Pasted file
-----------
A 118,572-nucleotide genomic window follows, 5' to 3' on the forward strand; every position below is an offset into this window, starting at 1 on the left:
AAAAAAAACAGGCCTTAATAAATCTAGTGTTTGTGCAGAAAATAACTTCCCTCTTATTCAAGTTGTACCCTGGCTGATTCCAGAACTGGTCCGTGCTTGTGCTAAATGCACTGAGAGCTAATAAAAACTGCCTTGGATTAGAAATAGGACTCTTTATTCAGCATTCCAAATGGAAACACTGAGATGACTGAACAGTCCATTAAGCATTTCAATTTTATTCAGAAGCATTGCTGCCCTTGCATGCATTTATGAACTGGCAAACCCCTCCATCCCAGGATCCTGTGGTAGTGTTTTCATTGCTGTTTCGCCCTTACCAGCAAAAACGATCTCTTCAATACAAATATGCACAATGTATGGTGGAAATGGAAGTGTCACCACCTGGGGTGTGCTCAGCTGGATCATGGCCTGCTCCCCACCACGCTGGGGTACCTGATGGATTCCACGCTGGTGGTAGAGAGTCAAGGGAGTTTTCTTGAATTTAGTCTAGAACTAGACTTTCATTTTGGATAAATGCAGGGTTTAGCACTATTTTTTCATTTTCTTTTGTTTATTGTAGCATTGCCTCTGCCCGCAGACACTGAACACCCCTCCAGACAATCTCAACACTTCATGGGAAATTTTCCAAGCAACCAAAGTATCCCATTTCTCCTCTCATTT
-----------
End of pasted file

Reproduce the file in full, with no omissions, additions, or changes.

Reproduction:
A 118,572-nucleotide genomic window follows, 5' to 3' on the forward strand; every position below is an offset into this window, starting at 1 on the left:
AAAAAAAACAGGCCTTAATAAATCTAGTGTTTGTGCAGAAAATAACTTCCCTCTTATTCAAGTTGTACCCTGGCTGATTCCAGAACTGGTCCGTGCTTGTGCTAAATGCACTGAGAGCTAATAAAAACTGCCTTGGATTAGAAATAGGACTCTTTATTCAGCATTCCAAATGGAAACACTGAGATGACTGAACAGTCCATTAAGCATTTCAATTTTATTCAGAAGCATTGCTGCCCTTGCATGCATTTATGAACTGGCAAACCCCTCCATCCCAGGATCCTGTGGTAGTGTTTTCATTGCTGTTTCGCCCTTACCAGCAAAAACGATCTCTTCAATACAAATATGCACAATGTATGGTGGAAATGGAAGTGTCACCACCTGGGGTGTGCTCAGCTGGATCATGGCCTGCTCCCCACCACGCTGGGGTACCTGATGGATTCCACGCTGGTGGTAGAGAGTCAAGGGAGTTTTCTTGAATTTAGTCTAGAACTAGACTTTCATTTTGGATAAATGCAGGGTTTAGCACTATTTTTTCATTTTCTTTTGTTTATTGTAGCATTGCCTCTGCCCGCAGACACTGAACACCCCTCCAGACAATCTCAACACTTCATGGGAAATTTTCCAAGCAACCAAAGTATCCCATTTCTCCTCTCATTT